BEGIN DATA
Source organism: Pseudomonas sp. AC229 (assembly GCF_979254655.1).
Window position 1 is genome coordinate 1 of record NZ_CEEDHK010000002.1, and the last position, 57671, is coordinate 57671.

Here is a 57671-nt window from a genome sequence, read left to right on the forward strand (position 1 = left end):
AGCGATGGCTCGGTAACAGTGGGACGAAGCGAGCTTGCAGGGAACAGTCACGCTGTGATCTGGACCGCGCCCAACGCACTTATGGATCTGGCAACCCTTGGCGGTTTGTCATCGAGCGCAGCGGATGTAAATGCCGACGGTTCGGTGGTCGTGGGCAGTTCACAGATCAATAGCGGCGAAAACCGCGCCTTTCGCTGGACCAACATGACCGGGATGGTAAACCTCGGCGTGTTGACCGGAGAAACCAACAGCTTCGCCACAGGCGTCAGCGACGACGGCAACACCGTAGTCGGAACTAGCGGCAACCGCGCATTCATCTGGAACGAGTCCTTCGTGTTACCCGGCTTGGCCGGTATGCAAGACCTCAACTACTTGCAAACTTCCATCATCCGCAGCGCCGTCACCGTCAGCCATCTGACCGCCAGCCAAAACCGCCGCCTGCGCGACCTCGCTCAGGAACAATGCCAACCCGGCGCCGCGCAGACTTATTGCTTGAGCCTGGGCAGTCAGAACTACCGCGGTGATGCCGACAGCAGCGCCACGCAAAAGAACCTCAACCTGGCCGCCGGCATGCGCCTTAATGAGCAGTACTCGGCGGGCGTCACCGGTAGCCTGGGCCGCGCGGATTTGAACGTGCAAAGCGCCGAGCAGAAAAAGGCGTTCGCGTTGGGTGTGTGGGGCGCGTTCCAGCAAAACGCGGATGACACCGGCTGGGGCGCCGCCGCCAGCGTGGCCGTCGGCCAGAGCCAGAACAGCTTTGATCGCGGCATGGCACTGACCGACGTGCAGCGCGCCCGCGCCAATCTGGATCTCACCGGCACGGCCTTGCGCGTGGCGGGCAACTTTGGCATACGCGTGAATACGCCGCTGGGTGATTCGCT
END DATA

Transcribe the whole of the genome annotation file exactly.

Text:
Source organism: Pseudomonas sp. AC229 (assembly GCF_979254655.1).
Window position 1 is genome coordinate 1 of record NZ_CEEDHK010000002.1, and the last position, 57671, is coordinate 57671.

Here is a 57671-nt window from a genome sequence, read left to right on the forward strand (position 1 = left end):
AGCGATGGCTCGGTAACAGTGGGACGAAGCGAGCTTGCAGGGAACAGTCACGCTGTGATCTGGACCGCGCCCAACGCACTTATGGATCTGGCAACCCTTGGCGGTTTGTCATCGAGCGCAGCGGATGTAAATGCCGACGGTTCGGTGGTCGTGGGCAGTTCACAGATCAATAGCGGCGAAAACCGCGCCTTTCGCTGGACCAACATGACCGGGATGGTAAACCTCGGCGTGTTGACCGGAGAAACCAACAGCTTCGCCACAGGCGTCAGCGACGACGGCAACACCGTAGTCGGAACTAGCGGCAACCGCGCATTCATCTGGAACGAGTCCTTCGTGTTACCCGGCTTGGCCGGTATGCAAGACCTCAACTACTTGCAAACTTCCATCATCCGCAGCGCCGTCACCGTCAGCCATCTGACCGCCAGCCAAAACCGCCGCCTGCGCGACCTCGCTCAGGAACAATGCCAACCCGGCGCCGCGCAGACTTATTGCTTGAGCCTGGGCAGTCAGAACTACCGCGGTGATGCCGACAGCAGCGCCACGCAAAAGAACCTCAACCTGGCCGCCGGCATGCGCCTTAATGAGCAGTACTCGGCGGGCGTCACCGGTAGCCTGGGCCGCGCGGATTTGAACGTGCAAAGCGCCGAGCAGAAAAAGGCGTTCGCGTTGGGTGTGTGGGGCGCGTTCCAGCAAAACGCGGATGACACCGGCTGGGGCGCCGCCGCCAGCGTGGCCGTCGGCCAGAGCCAGAACAGCTTTGATCGCGGCATGGCACTGACCGACGTGCAGCGCGCCCGCGCCAATCTGGATCTCACCGGCACGGCCTTGCGCGTGGCGGGCAACTTTGGCATACGCGTGAATACGCCGCTGGGTGATTCGCT